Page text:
It was felt like an odor within the sense."
We slept at the Fifth Avenue Hotel, which we found fresh, sweet, bright,--it must have been recently rejuvenated, I thought. The next day we took the train for New Haven, Springfield, and Boston, and that night slept in our own beds, thankful to find ourselves safe at home after our summer excursion, which had brought us so many experiences delightful to remember, so many friendships which have made life better worth living.
Of these kinds of entertainments, the breakfast, though pleasant enough when the company is agreeable, as I always found it, is the least convenient of all times and modes of visiting. You have already interviewed one breakfast, and are expecting soon to be coquetting with a tempting luncheon. If one had as many stomachs as a ruminant, he would not mind three or four serious meals a day, not counting the tea as one of them. The luncheon is a very convenient affair: it does not require special dress; it is informal; it is soon over, and may be made light or heavy, as one chooses. The afternoon tea is almost a necessity in London life. It is considered useful as "a pick me up," and it serves an admirable purpose in the social system. It costs the household hardly any trouble or expense. It brings people together in the easiest possible way, for ten minutes or an hour, just as their engagements or fancies may settle it. A cup of tea at the right moment does for the virtuous reveller all that Falstaff claims for a good sherris-sack, or at least the first half of its "twofold operation:" "It ascends me into the brain; dries me there all the foolish and dull and crudy vapors which environ it; makes it apprehensive, quick, forgetive, full of nimble, fiery and delectable shapes, which delivered over to the voice, the tongue, which is the birth, becomes excellent wit."
With regard to the changes in the general conditions of society and the advance in human knowledge, think for one moment what fifty years have done! I have often imagined myself escorting some wise man of the past to our Saturday Club, where we often have distinguished strangers as our guests. Suppose there sat by me, I will not say Sir Isaac Newton, for he has been too long away from us, but that other great man, whom Professor Tyndall names as next to him in intellectual stature, as he passes along the line of master minds of his country, from the days of Newton to our own,--Dr. Thomas Young, who died in 1829. Would he or I be the listener, if we were side by side? However humble I might feel in such a presence, I should be so clad in the grandeur of the new discoveries, inventions, ideas, I had to impart to him that I should seem to myself like the ambassador of an Emperor. I should tell him of the ocean steamers, the railroads that spread themselves like cobwebs over the civilized and half-civilized portions of the earth, the telegraph and the telephone, the photograph and the spectroscope. I should hand him a paper with the morning news from London to read by the electric light, I should startle him with a friction match, I should amaze him with the incredible truths about anesthesia, I should astonish him with the later conclusions of geology, I should dazzle him by the fully developed law of the correlation of forces, I should delight him with the cell-doctrine, I should confound him with the revolutionary apocalypse of Darwinism. All this change in the aspects, position, beliefs, of humanity since the time of Dr. Young's death, the date of my own graduation from college!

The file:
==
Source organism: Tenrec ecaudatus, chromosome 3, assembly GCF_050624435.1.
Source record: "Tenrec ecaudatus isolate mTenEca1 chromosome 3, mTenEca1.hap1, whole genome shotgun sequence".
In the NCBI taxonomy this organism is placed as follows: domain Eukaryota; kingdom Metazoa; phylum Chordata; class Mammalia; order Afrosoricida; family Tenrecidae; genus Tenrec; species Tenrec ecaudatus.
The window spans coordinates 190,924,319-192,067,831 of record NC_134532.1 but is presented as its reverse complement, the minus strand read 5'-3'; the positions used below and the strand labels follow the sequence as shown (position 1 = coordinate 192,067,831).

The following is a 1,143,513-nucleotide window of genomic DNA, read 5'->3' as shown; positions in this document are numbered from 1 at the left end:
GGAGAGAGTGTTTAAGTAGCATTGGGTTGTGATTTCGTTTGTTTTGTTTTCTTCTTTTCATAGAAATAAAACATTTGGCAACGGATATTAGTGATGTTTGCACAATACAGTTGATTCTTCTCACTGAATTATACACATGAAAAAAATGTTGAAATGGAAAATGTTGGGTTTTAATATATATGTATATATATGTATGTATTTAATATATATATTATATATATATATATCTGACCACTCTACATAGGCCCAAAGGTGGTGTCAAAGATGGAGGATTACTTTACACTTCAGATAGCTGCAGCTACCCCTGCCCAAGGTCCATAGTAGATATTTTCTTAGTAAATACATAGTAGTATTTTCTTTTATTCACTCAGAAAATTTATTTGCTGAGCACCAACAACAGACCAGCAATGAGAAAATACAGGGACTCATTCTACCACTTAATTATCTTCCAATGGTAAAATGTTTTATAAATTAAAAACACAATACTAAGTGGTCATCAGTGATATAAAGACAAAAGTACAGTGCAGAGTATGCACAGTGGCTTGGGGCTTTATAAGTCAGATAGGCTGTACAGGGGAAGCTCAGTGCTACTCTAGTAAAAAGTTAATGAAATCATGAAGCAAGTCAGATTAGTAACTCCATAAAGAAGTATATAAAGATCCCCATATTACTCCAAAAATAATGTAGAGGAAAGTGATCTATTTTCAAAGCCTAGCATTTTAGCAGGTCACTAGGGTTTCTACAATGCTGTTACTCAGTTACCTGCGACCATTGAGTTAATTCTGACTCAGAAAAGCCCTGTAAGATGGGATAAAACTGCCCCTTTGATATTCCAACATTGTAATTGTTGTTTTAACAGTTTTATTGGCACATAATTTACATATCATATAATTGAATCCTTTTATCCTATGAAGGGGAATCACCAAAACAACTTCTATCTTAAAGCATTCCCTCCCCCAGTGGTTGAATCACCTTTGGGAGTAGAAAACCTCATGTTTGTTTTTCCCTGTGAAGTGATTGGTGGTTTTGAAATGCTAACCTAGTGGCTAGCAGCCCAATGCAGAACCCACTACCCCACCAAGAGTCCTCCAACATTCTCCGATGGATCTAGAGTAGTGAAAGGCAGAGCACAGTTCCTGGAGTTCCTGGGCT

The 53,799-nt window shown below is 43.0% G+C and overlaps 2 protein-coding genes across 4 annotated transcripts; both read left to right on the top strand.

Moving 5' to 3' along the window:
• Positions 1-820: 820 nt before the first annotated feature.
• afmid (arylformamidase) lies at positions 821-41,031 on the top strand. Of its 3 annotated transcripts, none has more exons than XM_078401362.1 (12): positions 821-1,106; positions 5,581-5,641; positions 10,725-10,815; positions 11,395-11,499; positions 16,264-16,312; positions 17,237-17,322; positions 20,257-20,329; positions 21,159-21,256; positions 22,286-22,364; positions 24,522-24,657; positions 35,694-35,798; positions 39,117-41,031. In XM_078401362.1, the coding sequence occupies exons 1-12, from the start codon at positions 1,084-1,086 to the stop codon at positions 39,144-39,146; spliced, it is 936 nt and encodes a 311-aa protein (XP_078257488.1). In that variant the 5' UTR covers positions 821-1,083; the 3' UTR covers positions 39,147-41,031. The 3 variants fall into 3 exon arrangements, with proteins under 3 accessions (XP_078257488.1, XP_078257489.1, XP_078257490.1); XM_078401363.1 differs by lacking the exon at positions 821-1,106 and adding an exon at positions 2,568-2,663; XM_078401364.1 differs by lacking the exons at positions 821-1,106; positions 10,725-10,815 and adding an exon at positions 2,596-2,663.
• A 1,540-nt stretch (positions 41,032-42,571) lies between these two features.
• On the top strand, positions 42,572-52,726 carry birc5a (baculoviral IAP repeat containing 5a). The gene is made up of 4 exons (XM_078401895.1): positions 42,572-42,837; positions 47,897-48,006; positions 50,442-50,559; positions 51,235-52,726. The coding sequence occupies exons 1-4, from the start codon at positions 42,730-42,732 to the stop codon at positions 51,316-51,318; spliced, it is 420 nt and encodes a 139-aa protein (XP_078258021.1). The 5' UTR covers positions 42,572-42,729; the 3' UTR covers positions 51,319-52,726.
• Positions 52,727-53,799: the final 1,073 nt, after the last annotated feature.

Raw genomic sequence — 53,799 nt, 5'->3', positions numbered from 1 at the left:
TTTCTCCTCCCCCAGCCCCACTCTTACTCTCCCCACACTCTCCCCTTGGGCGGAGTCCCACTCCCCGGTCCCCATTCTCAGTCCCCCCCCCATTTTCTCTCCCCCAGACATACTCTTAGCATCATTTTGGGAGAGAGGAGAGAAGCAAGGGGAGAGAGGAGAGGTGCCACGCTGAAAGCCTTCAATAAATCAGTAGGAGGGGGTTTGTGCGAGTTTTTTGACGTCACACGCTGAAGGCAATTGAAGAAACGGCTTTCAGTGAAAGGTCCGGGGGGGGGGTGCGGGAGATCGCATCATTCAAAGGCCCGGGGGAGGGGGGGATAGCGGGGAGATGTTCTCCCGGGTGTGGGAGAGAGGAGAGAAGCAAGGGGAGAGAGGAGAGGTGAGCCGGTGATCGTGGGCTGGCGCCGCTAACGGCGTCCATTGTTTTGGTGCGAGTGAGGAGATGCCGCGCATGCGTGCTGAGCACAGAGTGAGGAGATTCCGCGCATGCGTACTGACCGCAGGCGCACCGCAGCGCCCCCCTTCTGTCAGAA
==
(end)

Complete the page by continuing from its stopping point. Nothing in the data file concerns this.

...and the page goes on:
The grand stand to which I was admitted was a little privileged republic. I remember Thackeray's story of his asking some simple question of a royal or semi-royal personage whom he met in the courtyard of an hotel, which question his Highness did not answer, but called a subordinate to answer for him. I had been talking some time with a tall, good-looking gentleman, whom I took for a nobleman to whom I had been introduced. Something led me to think I was mistaken in the identity of this gentleman. I asked him, at last, if he were not So and So. "No," he said, "I am Prince Christian." You are a Christian prince, anyhow, I said to myself, if I may judge by your manners.
"Born in the English Venice, thou didst dye